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Earthrise and a new way of leading teaching

16th November 2020

Just before second lockdown began, I met up – outside and appropriately distanced - with my friend Simon (Mr P). Together we have enjoyed a long, sometimes difficult but always unconditional friendship. And so we argue. Constantly and comfortably. One of our big ones is around the English language (He’s an actuary and I’m an English graduate so he has no right…at least, that’s what I tell him). He likes his English to be chiselled in stone, no changes and with rules (particularly the ones about the apostrophe and the splitting of infinitives and the things you had to write out lots of times at school) fiercely applied. “It’s fewer, not less!” The ossification of language.

From that last barb, you’ll understand that I don’t agree with my friend. Language, I believe, is about change. The change that took us from Chaucer to Shakespeare and beyond. 1990’s society needed something to describe an iteration of modern man, so “metrosexual” was coined: a brilliantly constructed portmanteau and no better or worse than the Bard’s melding of “lacklustre” and “madcap” 400 years before.

“OK, Mr P,” I say, in an attempt to win him over to my cause through his love of all things scientific. “What about Earthrise?”

His response is typically to the point but I give it another go.

“Earthrise,” I repeat. “Until we got to the moon, there was no such word. Then, we got there and looked back and saw what no-one had seen before. We had to find a word for it. So we called it Earthrise. Beautiful isn’t it? And only 50 years old.”

…Simon goes to the kitchen to pour us a beer and to re-arm…

I think that we now have the equivalent of Earthrise in our understanding of teaching. The problem is that because of a legacy that in part derives from accountability and inspection, judging and grading, we are sometimes struggling to adjust to a new perspective, a new language and a new way of leading teaching. It is a perspective that looks away from the performance of the teacher, and towards the impact of that teaching on the learning and progress of those they teach. So, for example, when we talk about teacher feedback, we focus on what the student does with that feedback and how this supports their understanding and future learning. And when we ask teachers to improve their planning, we give them the tools, the training and the opportunity to practise that enables them to achieve this improvement. The good news is, that the new Ofsted inspection framework endorses this new approach: it is also an approach that is well underway with our secondary leaders of teaching in the Trust.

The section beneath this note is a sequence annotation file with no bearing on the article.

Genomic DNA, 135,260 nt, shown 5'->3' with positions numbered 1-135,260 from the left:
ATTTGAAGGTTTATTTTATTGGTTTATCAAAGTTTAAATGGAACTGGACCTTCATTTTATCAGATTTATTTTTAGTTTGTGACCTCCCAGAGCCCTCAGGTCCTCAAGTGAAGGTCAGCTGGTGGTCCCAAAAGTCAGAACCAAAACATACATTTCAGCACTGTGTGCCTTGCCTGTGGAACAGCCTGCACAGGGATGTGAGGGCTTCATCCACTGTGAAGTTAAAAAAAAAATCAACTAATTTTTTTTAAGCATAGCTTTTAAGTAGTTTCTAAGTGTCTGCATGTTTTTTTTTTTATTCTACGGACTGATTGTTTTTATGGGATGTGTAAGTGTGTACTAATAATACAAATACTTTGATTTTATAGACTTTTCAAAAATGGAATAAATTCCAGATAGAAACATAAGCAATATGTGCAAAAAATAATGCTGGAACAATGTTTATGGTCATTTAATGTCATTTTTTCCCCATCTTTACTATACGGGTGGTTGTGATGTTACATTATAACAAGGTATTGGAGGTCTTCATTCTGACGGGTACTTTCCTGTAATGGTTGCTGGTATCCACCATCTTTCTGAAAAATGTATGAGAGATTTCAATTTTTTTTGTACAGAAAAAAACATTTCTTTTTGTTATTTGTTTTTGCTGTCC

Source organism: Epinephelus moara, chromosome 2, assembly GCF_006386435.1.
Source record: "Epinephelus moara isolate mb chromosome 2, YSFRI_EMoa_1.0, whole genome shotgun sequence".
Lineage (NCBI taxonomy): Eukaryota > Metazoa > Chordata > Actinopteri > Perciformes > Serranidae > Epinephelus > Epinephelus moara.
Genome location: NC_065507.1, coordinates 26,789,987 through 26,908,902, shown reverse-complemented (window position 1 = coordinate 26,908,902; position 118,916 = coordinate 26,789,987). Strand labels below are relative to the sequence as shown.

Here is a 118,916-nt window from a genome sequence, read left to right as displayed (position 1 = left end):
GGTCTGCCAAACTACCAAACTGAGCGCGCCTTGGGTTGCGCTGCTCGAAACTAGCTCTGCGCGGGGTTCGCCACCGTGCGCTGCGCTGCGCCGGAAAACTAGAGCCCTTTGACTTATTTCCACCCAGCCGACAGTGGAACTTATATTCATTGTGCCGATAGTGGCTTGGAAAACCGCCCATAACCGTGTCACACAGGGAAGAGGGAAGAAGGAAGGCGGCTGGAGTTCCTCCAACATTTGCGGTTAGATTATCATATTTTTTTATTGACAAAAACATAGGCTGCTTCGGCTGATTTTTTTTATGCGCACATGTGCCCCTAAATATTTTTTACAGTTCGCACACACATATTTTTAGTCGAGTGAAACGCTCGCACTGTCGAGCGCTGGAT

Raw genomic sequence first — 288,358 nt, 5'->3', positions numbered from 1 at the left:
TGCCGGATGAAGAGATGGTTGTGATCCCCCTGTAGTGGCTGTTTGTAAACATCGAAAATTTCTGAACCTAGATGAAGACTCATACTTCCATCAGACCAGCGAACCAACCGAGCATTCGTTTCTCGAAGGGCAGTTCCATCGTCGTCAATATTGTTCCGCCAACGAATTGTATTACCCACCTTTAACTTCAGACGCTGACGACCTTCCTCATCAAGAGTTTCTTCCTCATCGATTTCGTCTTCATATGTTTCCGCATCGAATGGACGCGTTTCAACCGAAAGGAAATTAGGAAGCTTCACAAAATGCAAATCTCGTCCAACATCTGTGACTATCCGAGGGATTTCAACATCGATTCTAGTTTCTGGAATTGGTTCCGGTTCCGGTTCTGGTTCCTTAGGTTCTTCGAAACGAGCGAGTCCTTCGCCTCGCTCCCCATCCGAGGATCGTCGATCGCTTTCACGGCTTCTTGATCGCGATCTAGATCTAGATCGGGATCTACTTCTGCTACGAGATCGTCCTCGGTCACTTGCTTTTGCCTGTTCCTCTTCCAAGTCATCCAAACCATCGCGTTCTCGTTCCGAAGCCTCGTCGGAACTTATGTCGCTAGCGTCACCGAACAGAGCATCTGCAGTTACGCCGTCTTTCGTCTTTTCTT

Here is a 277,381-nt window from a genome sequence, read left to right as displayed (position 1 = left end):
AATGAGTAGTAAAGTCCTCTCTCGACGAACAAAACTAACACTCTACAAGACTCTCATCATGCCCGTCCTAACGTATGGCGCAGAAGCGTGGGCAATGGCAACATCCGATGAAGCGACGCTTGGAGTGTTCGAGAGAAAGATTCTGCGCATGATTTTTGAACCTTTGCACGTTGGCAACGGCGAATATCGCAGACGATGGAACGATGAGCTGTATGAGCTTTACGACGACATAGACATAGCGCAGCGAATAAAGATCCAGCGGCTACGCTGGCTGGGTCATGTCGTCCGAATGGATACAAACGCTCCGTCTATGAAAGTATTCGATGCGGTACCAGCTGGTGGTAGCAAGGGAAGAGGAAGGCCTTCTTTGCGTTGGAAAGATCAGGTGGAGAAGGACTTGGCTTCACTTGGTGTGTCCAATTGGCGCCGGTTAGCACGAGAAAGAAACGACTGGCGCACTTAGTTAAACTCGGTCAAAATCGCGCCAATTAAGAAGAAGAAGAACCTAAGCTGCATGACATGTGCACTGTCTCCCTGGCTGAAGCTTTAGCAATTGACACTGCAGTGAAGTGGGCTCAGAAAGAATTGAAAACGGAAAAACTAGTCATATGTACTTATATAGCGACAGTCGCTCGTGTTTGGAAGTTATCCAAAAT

So here are five interrelated questions around teaching and learning that I’m looking forward to working on with our Trust’s secondary leaders of teaching:

  1. How do our teachers portray curriculum content in a way that renders it comprehensible to young minds (so that our students know more and remember more)?
  2. How do they expose students’ understanding (and lack of understanding) and use this to guide their subsequent actions and those of their students?
  3. How do we ensure that our leadership of teaching supports themes 1 and 2?
  4. How can we ensure that these two themes can be developed to support any future remote learning?
  5. How do we gather evidence of impact – including for our disadvantaged and SEND cohorts? How do we use that evidence to shape our future priorities?

In a school I worked at recently, a history teacher had written on the classroom door an invitation to colleagues: “I’m working at the moment on how my questioning can sharpen my students’ understanding of the First World War and what it meant for the men who fought in it: please come in and give me feedback”.

Culturally, you may feel that your school is not yet ready for such an approach. In fact, it may sound hopelessly idealisitic.

But then, so was Earthrise before we got to the moon.

Graham Tuck, Director of Secondary Education  Athena Schools Trust

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